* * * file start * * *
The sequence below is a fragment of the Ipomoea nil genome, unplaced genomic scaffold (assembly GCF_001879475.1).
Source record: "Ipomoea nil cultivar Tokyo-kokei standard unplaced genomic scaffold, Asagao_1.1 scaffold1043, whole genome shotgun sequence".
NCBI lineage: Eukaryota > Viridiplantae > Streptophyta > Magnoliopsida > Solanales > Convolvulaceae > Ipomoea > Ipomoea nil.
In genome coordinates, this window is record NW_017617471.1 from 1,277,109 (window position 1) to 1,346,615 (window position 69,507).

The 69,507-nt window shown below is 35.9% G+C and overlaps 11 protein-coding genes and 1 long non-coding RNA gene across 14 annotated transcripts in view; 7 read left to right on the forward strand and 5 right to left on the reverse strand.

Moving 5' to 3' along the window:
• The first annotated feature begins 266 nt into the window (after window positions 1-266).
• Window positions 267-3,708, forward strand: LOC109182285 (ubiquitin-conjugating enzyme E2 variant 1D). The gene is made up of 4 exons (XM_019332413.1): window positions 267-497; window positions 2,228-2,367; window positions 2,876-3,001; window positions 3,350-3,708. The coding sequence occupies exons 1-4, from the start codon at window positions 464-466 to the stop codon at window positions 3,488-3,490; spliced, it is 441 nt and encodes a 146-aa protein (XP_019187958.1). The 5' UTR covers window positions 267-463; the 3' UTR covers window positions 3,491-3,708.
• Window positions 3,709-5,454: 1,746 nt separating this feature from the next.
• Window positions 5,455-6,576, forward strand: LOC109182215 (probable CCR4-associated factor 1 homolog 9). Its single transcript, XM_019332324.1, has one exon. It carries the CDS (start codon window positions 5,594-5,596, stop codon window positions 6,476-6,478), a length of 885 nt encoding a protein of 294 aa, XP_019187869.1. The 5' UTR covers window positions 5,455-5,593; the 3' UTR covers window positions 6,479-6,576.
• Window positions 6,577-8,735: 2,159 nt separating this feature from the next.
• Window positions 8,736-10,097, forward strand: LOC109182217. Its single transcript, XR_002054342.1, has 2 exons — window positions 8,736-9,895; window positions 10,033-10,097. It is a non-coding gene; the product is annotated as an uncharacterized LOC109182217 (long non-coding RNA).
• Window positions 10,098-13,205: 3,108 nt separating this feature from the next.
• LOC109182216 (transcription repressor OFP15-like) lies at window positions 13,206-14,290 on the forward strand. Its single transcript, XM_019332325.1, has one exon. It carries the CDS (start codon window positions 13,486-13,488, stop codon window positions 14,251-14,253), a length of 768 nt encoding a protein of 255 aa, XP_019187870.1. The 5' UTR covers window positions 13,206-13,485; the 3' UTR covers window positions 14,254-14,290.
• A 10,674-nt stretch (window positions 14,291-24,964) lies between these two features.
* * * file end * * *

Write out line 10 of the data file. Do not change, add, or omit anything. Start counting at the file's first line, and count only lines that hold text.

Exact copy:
• Window positions 5,455-6,576, forward strand: LOC109182215 (probable CCR4-associated factor 1 homolog 9). Its single transcript, XM_019332324.1, has one exon. It carries the CDS (start codon window positions 5,594-5,596, stop codon window positions 6,476-6,478), a length of 885 nt encoding a protein of 294 aa, XP_019187869.1. The 5' UTR covers window positions 5,455-5,593; the 3' UTR covers window positions 6,479-6,576.